Title: Azacyclonol
CAS Registry Number: 115-46-8
CAS Name: a,a-Diphenyl-4-piperidinemethanol
Additional Names: a-(4-piperidyl)benzhydrol; diphenyl (g-pyridyl)carbinol; gamma-pipradrol
Manufacturers' Codes: MER-17
Molecular Formula: C18H21NO
Molecular Weight: 267.37
Percent Composition: C 80.86%, H 7.92%, N 5.24%, O 5.98%
Literature References: Prepd by hydrogenation of a,a-diphenyl-4-pyridinemethanol: Schumann et al., US 2804422 (1957 to Merrell).
Properties: Crystals, mp 160-161°.
Melting point: mp 160-161°
Derivative Type: Hydrochloride
CAS Registry Number: 1798-50-1
Trademarks: Frenquel (Cassenne); Frenoton (Draco)
Molecular Formula: C18H21NO.HCl
Molecular Weight: 303.83
Percent Composition: C 71.16%, H 7.30%, N 4.61%, O 5.27%, Cl 11.67%
Properties: Crystals from butanone, mp 283-285°. Slightly bitter taste. Moderately sol in water.
Melting point: mp 283-285°
Therap-Cat: Anxiolytic.
Status: This monograph has been retired and is no longer subject to revision or update.
Azafenidin Azafrin Azamethonium Bromide Azanidazole Azaperone

Systematic (IUPAC) name
Clinical data
Legal status Prescription only
Routes Oral
CAS number 115-46-8 N
1798-50-1 (HCl)
ATC code None
PubChem CID 15723
ChemSpider 14952 YesY
Synonyms MER-17, MDL-4,829
Chemical data
Formula C18H21NO 
Mol. mass 267.37 g/mol
 N (what is this?)  (verify)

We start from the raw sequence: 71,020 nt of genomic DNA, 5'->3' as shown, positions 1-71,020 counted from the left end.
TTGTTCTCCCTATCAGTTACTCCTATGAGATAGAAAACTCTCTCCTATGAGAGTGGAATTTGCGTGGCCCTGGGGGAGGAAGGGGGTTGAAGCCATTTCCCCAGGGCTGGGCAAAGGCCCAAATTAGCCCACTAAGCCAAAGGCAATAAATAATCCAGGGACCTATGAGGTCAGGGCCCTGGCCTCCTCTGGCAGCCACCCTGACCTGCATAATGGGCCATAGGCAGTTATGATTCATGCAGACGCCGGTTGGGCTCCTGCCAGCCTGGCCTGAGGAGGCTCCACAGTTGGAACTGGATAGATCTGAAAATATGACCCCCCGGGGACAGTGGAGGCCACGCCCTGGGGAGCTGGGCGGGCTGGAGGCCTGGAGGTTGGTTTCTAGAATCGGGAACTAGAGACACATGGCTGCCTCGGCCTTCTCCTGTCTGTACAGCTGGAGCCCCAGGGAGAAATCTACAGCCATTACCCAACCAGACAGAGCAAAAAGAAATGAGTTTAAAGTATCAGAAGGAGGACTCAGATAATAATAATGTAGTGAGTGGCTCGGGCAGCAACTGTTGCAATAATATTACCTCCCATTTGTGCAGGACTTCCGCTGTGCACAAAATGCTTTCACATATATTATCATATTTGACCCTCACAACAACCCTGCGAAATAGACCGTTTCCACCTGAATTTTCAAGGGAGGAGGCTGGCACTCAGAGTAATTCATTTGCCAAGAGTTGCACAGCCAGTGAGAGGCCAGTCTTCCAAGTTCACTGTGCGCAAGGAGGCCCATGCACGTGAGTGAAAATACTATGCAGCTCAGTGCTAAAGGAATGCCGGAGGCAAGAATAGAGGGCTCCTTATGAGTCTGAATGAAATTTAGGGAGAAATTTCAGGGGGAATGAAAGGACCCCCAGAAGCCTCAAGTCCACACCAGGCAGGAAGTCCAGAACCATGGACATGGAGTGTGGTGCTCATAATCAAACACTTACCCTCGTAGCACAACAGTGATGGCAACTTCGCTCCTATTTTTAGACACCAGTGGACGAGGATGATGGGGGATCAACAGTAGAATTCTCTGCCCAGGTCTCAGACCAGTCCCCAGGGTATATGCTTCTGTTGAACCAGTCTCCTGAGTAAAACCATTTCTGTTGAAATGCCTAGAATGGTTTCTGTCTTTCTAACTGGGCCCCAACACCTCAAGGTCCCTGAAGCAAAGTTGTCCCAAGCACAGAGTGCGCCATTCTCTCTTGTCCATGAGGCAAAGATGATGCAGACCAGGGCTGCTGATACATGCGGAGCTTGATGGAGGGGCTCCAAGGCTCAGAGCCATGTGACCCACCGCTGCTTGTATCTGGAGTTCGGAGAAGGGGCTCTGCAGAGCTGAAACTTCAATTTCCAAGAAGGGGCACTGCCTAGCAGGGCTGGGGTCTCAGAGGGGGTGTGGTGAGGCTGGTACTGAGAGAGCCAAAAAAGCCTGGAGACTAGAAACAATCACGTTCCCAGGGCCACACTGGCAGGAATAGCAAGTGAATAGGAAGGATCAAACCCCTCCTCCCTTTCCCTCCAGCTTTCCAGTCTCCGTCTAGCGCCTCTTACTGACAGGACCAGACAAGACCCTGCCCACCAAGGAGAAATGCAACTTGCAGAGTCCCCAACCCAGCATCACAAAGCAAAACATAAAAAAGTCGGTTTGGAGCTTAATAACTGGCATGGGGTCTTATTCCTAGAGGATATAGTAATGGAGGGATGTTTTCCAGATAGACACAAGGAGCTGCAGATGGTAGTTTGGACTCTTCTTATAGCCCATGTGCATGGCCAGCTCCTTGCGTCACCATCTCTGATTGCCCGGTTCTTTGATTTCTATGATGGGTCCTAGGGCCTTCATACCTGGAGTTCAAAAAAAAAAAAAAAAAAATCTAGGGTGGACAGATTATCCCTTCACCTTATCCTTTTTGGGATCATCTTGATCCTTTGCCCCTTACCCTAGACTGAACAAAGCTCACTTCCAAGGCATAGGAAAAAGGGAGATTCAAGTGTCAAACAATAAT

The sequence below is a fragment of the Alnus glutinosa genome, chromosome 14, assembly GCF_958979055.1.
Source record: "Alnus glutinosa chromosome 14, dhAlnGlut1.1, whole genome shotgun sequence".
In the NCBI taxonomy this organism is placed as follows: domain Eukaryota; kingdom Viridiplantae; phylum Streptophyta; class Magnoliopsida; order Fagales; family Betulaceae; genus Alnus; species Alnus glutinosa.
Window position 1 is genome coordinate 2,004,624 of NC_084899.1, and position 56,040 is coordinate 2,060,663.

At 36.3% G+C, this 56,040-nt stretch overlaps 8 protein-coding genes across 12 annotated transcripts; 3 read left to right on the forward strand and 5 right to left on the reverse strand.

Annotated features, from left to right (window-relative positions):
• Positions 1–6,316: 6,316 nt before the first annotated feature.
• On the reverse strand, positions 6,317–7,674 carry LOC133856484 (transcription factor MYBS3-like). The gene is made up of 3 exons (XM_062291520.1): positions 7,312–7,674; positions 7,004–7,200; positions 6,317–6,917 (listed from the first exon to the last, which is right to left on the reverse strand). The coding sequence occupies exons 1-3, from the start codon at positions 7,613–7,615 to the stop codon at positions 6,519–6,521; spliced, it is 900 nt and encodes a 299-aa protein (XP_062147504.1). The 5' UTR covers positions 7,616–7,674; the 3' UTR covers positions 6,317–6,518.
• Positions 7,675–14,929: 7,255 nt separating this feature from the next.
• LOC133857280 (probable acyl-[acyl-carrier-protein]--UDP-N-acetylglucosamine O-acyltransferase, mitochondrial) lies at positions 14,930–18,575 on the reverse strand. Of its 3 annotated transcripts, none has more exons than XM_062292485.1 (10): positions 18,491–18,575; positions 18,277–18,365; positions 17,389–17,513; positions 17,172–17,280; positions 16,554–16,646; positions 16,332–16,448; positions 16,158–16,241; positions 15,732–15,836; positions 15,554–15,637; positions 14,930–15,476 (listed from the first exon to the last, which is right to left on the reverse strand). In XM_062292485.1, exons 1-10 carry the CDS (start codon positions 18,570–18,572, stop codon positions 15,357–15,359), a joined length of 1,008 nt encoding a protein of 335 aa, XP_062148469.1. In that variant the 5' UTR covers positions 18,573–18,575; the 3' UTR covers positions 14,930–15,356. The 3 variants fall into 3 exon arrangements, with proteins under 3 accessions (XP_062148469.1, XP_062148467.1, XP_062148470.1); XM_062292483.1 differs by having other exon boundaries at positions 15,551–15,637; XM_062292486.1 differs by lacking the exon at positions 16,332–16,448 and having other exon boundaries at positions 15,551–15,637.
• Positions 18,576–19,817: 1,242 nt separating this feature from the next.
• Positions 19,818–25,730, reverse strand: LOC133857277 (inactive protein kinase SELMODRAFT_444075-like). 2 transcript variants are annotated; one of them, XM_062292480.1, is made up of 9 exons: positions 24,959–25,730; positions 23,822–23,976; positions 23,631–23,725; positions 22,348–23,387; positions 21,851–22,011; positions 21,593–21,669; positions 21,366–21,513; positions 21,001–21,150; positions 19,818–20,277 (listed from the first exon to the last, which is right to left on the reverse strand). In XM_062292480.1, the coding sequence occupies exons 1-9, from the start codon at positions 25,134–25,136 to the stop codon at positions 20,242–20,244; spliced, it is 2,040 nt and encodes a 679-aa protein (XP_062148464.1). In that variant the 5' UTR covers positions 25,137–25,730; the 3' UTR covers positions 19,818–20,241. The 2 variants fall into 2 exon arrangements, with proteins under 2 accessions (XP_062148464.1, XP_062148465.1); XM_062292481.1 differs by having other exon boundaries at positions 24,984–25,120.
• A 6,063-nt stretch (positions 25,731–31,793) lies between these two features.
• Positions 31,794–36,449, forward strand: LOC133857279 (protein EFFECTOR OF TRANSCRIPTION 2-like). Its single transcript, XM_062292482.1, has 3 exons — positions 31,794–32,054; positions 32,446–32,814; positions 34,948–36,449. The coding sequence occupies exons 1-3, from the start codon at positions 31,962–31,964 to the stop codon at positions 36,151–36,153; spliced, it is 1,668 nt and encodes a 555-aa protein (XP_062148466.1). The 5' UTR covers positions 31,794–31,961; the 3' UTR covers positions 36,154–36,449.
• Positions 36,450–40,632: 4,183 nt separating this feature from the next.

Azacyclonol (trade names Ataractan, Calmeran, Frenoton, Frenquel, Psychosan), also known as γ-pipradol, is a drug which is a so-called ataractive, or agent which diminishes hallucinations in psychotic individuals.[1][2] It has also been called a tranquilizer and antipsychotic, though these definitions are not accurate as it does not actually possess such properties. Despite being a positional isomer of pipradrol, it is not a psychostimulant, and instead has mild depressant effects.[1][3]

The drug was introduced in Europe in the mid-1950s for the treatment of schizophrenia likely on account of the fact that it was found to attenuate the subjective psychedelic effects of LSD and mescaline in humans.[1][4] However, due to poor and mixed clinical effectiveness[4] it never gained widespread acceptance and was eventually discontinued.

The antihistamine agent terfenadine produces azacyclonol as an active major metabolite.[5]